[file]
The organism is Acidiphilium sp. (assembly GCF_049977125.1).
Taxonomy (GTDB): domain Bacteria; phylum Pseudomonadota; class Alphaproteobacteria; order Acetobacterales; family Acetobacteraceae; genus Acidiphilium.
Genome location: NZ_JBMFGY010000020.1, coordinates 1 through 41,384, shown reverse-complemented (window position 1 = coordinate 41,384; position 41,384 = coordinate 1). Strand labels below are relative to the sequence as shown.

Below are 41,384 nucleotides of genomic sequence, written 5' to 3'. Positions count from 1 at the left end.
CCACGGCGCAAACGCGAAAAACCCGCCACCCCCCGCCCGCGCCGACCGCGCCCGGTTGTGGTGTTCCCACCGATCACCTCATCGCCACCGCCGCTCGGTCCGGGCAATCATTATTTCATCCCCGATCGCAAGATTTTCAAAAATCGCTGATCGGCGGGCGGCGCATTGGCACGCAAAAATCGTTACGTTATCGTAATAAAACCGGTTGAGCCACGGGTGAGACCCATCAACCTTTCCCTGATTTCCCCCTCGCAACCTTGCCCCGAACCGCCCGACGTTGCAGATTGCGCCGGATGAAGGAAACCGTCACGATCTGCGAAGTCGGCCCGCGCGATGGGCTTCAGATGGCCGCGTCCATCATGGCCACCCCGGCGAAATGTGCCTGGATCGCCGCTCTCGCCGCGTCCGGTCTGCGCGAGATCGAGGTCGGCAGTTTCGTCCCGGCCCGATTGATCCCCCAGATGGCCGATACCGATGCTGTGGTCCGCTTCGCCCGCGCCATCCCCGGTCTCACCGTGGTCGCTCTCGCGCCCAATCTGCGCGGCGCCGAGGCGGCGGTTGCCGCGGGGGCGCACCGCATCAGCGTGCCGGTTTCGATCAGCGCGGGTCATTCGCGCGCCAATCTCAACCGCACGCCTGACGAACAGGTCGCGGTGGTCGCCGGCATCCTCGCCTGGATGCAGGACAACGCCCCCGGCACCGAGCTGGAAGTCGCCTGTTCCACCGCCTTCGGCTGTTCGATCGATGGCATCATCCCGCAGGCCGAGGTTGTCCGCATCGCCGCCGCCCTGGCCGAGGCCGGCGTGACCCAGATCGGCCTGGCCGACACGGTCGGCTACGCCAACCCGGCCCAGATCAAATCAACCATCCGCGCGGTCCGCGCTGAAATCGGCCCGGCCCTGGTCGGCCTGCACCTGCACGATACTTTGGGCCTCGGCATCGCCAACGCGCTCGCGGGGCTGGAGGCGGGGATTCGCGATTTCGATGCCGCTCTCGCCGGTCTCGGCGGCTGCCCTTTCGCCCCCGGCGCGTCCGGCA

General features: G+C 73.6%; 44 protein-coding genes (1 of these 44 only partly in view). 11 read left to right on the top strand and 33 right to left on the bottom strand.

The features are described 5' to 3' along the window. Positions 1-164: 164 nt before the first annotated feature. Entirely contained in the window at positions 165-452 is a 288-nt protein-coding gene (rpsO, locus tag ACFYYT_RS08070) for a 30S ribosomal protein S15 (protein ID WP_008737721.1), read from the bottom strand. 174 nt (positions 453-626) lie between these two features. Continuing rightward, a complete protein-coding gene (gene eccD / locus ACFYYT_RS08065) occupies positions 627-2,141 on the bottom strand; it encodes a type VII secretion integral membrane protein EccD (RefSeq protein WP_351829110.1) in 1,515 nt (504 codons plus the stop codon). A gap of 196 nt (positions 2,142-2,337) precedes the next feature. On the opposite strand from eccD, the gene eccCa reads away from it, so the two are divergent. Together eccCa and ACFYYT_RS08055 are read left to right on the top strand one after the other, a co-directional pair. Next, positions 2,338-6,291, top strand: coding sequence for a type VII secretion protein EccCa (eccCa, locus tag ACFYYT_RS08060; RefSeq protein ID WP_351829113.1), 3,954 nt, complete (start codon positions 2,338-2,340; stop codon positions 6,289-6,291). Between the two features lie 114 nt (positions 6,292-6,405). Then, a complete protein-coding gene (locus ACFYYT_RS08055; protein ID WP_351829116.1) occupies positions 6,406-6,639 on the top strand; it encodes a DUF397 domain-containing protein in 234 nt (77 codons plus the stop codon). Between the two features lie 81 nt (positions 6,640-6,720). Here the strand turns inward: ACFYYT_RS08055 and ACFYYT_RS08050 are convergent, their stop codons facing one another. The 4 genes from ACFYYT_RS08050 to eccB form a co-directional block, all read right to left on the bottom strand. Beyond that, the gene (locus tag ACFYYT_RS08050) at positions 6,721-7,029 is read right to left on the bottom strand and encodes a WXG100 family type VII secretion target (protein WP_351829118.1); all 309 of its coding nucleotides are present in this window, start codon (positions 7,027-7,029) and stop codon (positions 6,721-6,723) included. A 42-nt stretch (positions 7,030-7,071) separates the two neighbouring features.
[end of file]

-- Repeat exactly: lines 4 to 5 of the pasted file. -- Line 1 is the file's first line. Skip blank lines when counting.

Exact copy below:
Below are 41,384 nucleotides of genomic sequence, written 5' to 3'. Positions count from 1 at the left end.
CCACGGCGCAAACGCGAAAAACCCGCCACCCCCCGCCCGCGCCGACCGCGCCCGGTTGTGGTGTTCCCACCGATCACCTCATCGCCACCGCCGCTCGGTCCGGGCAATCATTATTTCATCCCCGATCGCAAGATTTTCAAAAATCGCTGATCGGCGGGCGGCGCATTGGCACGCAAAAATCGTTACGTTATCGTAATAAAACCGGTTGAGCCACGGGTGAGACCCATCAACCTTTCCCTGATTTCCCCCTCGCAACCTTGCCCCGAACCGCCCGACGTTGCAGATTGCGCCGGATGAAGGAAACCGTCACGATCTGCGAAGTCGGCCCGCGCGATGGGCTTCAGATGGCCGCGTCCATCATGGCCACCCCGGCGAAATGTGCCTGGATCGCCGCTCTCGCCGCGTCCGGTCTGCGCGAGATCGAGGTCGGCAGTTTCGTCCCGGCCCGATTGATCCCCCAGATGGCCGATACCGATGCTGTGGTCCGCTTCGCCCGCGCCATCCCCGGTCTCACCGTGGTCGCTCTCGCGCCCAATCTGCGCGGCGCCGAGGCGGCGGTTGCCGCGGGGGCGCACCGCATCAGCGTGCCGGTTTCGATCAGCGCGGGTCATTCGCGCGCCAATCTCAACCGCACGCCTGACGAACAGGTCGCGGTGGTCGCCGGCATCCTCGCCTGGATGCAGGACAACGCCCCCGGCACCGAGCTGGAAGTCGCCTGTTCCACCGCCTTCGGCTGTTCGATCGATGGCATCATCCCGCAGGCCGAGGTTGTCCGCATCGCCGCCGCCCTGGCCGAGGCCGGCGTGACCCAGATCGGCCTGGCCGACACGGTCGGCTACGCCAACCCGGCCCAGATCAAATCAACCATCCGCGCGGTCCGCGCTGAAATCGGCCCGGCCCTGGTCGGCCTGCACCTGCACGATACTTTGGGCCTCGGCATCGCCAACGCGCTCGCGGGGCTGGAGGCGGGGATTCGCGATTTCGATGCCGCTCTCGCCGGTCTCGGCGGCTGCCCTTTCGCCCCCGGCGCGTCCGGCA